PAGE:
This blog post was written in April but not made public. I have changed some it to reflect the now. I just could not make it public at the time.
Unless my readers have been in a complete bubble, you will know that our province, and country was rocked by the news in April that a semi truck and a bus containing a Junior A hockey team collided on a lonely rural corner. First on the scene were family members following the bus for the playoff game. Unprecedented calls out to three STARs helicopters soon followed. Soon rumours of fatalities and then multiple fatalities came through the Facebook feed and news channels. When all the news was in, fifteen passengers on that bus died in that accident and many more have critical and life changing injuries. Only a very few walked out of that bus. Our province, and country were stunned and in grief.
I don’t know how it feels to have PTSD, but I do know what flashbacks of memorable moments feel like – flashbacks of good days, and flashbacks of the most terrible days. There are days, and dates and times that one will never forget because they are days of our “worst nightmares.” That night was so many people’s “worst nightmare”. So I know that for some, that weekend will remain with them in great detail for all of their lives.
I have never been a first responder or EMS staff to first encounter any accident, nor have I been a part of a team tragedy big or small. I do, however, have some significant events in my life that have made that weekend one of flashbacks that help me to relate to those more closely involved.
I remember the feeling when the door rang one morning to have a police officer at the door to tell me that my dad was involved in a fatal rollover and the shock and grief as we travelled to identify his body and get his personal effects. I can’t forget turning away from the demolished car. I remember hearing of his accident on the news – over and over. But, that only gives me a small window into what happened that weekend. I have never heard the breaking news of a bus accident and known that my son or daughter was on that bus. I don’t know what it is like to be part of a huge news story and not know what part I was to play, or to sit at a community hall with others- waiting for news and knowing the odds were not good. My experience, though at the time, mind boggling, pales in comparison.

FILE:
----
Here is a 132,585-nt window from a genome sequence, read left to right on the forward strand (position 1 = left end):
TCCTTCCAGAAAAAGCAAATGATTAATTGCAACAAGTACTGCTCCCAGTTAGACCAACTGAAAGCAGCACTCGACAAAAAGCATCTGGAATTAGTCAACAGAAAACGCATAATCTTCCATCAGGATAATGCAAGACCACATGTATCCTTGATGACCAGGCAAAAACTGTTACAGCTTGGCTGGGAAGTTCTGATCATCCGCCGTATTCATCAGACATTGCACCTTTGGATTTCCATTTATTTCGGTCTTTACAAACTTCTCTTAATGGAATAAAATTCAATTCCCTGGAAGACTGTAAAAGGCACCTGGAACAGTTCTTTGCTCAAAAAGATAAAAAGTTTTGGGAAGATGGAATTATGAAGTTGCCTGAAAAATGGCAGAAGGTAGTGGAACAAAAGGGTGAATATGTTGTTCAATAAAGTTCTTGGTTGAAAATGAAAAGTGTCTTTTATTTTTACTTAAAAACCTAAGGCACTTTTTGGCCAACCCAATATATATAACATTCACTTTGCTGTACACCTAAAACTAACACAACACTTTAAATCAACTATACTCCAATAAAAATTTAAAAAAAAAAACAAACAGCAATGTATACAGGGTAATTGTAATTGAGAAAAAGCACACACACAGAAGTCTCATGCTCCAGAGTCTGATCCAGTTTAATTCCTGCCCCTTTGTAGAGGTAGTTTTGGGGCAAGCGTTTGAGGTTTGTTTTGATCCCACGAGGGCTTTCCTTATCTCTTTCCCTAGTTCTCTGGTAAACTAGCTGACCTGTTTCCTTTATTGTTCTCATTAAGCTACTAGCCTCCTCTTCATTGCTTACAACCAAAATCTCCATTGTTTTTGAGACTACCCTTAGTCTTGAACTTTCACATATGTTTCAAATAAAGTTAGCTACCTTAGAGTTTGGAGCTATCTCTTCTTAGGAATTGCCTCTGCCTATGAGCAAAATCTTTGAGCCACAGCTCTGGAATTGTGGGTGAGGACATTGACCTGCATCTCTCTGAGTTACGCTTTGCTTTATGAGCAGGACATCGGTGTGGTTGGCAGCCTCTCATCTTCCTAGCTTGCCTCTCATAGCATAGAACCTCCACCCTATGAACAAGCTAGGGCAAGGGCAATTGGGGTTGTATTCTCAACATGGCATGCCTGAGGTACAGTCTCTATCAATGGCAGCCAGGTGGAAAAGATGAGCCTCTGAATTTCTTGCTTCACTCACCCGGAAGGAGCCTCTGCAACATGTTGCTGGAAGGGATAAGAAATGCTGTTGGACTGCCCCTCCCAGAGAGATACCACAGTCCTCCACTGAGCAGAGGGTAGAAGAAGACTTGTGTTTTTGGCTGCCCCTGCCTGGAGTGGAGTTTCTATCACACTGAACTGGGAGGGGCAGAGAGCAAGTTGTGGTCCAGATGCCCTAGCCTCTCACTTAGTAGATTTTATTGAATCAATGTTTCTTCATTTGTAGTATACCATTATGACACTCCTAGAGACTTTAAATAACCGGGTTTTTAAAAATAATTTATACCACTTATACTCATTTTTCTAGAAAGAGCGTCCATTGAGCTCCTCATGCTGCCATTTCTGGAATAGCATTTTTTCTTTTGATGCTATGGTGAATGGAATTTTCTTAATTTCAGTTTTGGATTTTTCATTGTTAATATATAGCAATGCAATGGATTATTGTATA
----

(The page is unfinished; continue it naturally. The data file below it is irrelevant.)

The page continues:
I remember the deep, deep grief of being a bereaved parent. I was humbled, through our involvement in Compassionate Friends to hear the sharing of many parents who have had children die – in surgery, in accidents, from cancer and SIDS. Children are not meant to die before their parents. But I do not know how it feels to be part of a national tragedy, your son’s death or son or daughter’s injury being one of many. Or how it feels to not even have your closest friends for support, for they are grieving as well. I don’t know how it feels to pray ” not my son” when that prayer answered means someone else’s son. I pray for those families.
I remember what it was like to receive the phone call that a kidney was available for my husband and knowing that in order for that to happen, a young life was taken. Unfortunately, this weekend, those who died at the scene would not have had the opportunity to make that decision – a gift of their organs. Those that could, perhaps have that wee small comfort that their decision made a difference for several people and families.
I remember the one time that the equivalent of a Code Orange was called at the hospital I worked at. We prepared. We feared. (no cell phones and information overload like today) and breathed a sigh of relief when it wasn’t as severe as what was anticipated. It still was a tragic highway accident where one person died. I remember as clear as if it were yesterday responding to a Code Blue of a child, or of a young person. Horrible moments lived through as a medical personnel stay with us forever. I can only imagine the setup, the chaos, the tears, and the despair as our hard working health professionals worked and volunteered to make sure of the very best outcome for these people. I know, that details of Friday night will burn in many people’s memories and many tears still will fall. But Friday night continues for many health care workers, nurses and doctors, as the continued fight for life and healing continues at Royal University hospital and perhaps at home.
So perhaps this is why the news of last Friday’s tragedy set me up for a lot of memories, some anxiety and tears. Perhaps these experiences give me a small glimpse into what it might have been like. I felt, I am sure like many, lost, angry and sad, as we listened to the news over and over. We sat glued.
But my sorrow, and my fear is so minor compared to hundreds preparing funerals and waiting at bedsides, flying in and continuing to save lives in the jobs that they love. There are parents, coaches, billet parents, sisters, brothers, grandparents, aunts, uncles and cousins, classmates, neighbours, teammates and medical personnel that still need our thoughts and prayers. Not just quick thoughts or one prayer, but support for days, weeks and months to come.
God is our refuge and strength, a very present help in trouble. Therefore will not we fear, though the earth be removed, and though the mountains be carried into the midst of the sea. Psalm 46 1-2